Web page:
Educational Resources

This Digital Resource Library was created by the Jewish Museum London learning team. The Library brings together objects, video and audio that relate to the Jewish experience in Wales from collections across the country and is specifically designed for teachers and students.

Ketubah (Object)

Copyright/attribution: Cyfarthfa Castle Museum

Copyright/attribution: Cyfarthfa Castle Museum

What do you see?

We can see an archway with two pillars on either side. We can also see lots of Hebrew writing. What can you see?

What do we know?

This is a ketubah, a Jewish Marriage Certificate. The ketubah is very important in Judaism, and in traditional communities individuals are not able to get married or live together without one. The ketubah protects the legal rights of women and makes it difficult to get a divorce. Ketubahs have been used in Jewish marriages since the 5th century BCE.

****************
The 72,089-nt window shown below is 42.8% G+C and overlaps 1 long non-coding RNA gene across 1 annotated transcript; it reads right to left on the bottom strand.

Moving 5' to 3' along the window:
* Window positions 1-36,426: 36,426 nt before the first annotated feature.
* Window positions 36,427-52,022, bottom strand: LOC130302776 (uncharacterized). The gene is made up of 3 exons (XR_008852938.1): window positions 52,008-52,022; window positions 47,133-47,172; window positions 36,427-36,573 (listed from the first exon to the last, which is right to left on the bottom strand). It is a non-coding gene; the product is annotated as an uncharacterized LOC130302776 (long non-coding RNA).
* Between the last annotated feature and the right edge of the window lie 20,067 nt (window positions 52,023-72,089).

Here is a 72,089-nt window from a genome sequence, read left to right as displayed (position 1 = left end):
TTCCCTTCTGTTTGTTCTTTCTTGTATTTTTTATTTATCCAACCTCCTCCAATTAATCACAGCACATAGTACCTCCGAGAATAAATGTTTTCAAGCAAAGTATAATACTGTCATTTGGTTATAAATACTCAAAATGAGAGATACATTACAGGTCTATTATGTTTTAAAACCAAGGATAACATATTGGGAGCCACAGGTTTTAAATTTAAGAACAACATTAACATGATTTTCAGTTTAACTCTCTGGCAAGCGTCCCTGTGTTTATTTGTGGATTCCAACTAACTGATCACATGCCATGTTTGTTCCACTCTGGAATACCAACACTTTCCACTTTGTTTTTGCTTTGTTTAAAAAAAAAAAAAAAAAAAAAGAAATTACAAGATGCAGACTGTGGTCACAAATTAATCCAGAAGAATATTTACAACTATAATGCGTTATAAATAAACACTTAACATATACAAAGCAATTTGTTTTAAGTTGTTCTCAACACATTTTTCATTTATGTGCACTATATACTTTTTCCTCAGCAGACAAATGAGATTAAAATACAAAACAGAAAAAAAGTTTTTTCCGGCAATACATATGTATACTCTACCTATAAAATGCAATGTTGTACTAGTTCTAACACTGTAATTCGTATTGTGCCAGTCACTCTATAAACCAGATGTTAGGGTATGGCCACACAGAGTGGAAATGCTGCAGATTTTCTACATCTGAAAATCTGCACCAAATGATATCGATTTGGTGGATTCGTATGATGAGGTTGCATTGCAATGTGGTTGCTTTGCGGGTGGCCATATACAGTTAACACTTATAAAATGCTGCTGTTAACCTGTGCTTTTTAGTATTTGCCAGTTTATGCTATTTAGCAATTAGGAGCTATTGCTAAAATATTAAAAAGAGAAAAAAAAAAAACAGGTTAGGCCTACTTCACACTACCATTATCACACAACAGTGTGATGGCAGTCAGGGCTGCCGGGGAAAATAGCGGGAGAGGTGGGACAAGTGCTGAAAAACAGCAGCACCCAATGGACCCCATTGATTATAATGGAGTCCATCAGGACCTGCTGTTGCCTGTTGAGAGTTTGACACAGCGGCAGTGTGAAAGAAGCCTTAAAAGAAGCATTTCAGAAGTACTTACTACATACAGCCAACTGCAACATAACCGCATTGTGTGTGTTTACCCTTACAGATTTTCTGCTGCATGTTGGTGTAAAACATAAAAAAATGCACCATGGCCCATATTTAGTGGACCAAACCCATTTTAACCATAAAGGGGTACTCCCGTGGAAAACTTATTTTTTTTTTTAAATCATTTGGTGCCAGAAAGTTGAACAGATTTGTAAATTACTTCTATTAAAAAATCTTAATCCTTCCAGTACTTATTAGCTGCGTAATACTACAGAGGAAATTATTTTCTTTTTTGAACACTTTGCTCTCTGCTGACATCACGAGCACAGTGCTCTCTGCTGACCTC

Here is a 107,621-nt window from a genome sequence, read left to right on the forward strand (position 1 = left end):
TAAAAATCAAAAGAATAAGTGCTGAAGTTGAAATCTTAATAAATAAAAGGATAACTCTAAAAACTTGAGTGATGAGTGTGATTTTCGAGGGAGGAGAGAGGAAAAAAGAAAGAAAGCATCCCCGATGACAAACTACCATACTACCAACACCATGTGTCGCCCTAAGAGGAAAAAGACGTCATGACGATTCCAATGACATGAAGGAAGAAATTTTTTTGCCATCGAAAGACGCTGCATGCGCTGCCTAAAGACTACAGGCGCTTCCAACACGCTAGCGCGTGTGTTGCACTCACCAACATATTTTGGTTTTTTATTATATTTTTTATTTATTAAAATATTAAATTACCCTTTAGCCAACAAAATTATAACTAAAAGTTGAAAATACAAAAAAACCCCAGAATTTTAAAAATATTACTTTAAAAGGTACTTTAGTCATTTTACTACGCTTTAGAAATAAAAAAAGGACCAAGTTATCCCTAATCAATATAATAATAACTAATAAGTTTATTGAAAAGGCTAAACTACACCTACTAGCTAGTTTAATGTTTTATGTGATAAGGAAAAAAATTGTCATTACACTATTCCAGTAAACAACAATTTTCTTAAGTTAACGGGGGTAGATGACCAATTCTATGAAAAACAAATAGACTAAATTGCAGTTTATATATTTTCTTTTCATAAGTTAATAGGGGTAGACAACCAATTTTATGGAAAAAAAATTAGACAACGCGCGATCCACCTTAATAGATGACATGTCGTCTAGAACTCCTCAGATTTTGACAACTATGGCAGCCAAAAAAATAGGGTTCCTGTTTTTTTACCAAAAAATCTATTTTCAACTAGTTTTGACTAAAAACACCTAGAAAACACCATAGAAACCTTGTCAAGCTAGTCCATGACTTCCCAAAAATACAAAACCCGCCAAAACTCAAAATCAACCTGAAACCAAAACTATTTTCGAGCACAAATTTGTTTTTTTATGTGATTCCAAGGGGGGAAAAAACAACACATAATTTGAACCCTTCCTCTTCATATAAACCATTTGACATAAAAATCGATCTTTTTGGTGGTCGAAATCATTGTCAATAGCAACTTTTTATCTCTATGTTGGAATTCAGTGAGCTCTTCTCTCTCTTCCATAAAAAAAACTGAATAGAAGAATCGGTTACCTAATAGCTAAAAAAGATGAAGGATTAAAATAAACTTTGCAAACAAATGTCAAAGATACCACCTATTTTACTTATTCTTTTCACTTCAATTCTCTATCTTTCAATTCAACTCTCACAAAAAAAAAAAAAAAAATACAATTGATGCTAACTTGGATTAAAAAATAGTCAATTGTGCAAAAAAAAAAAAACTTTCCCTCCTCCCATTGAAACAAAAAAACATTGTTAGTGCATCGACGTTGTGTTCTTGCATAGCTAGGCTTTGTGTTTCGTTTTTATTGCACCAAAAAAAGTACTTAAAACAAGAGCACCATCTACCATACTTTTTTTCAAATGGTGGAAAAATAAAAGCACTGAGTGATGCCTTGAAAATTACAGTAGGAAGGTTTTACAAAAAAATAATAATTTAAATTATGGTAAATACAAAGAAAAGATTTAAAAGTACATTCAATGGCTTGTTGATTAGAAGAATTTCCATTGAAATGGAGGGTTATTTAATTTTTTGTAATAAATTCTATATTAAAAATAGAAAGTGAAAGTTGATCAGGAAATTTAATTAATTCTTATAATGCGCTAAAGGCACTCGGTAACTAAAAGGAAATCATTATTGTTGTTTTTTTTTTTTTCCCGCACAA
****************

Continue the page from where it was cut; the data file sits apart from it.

Ketubahs are traditionally written in Aramaic. Aramaic is an ancient language which is similar to Hebrew. However, the ketubah text can be written in any language as long as the translated text exactly matches the original Aramaic text. This is so that the terms of the marriage contract can be understood by all the individuals.

One one side of this ketubah is printed text in Hebrew. On the other side there is hand-written text in English. This ketubah was signed by the groom, Jacob Surman, and the bride, Annie Isaacs, at their wedding on 6 December 1922 at the Merthyr Tydfil Synagogue.

What do you wonder?

We might wonder how Jacob and Annie felt when signing their ketubah? We might wonder how many guests attended their wedding? What do you wonder?

Discussion Questions

Many Jewish people hang their ketubah on a wall on display in their homes, why might this be?

How might an Orthodox and a Reform Jewish wedding be different?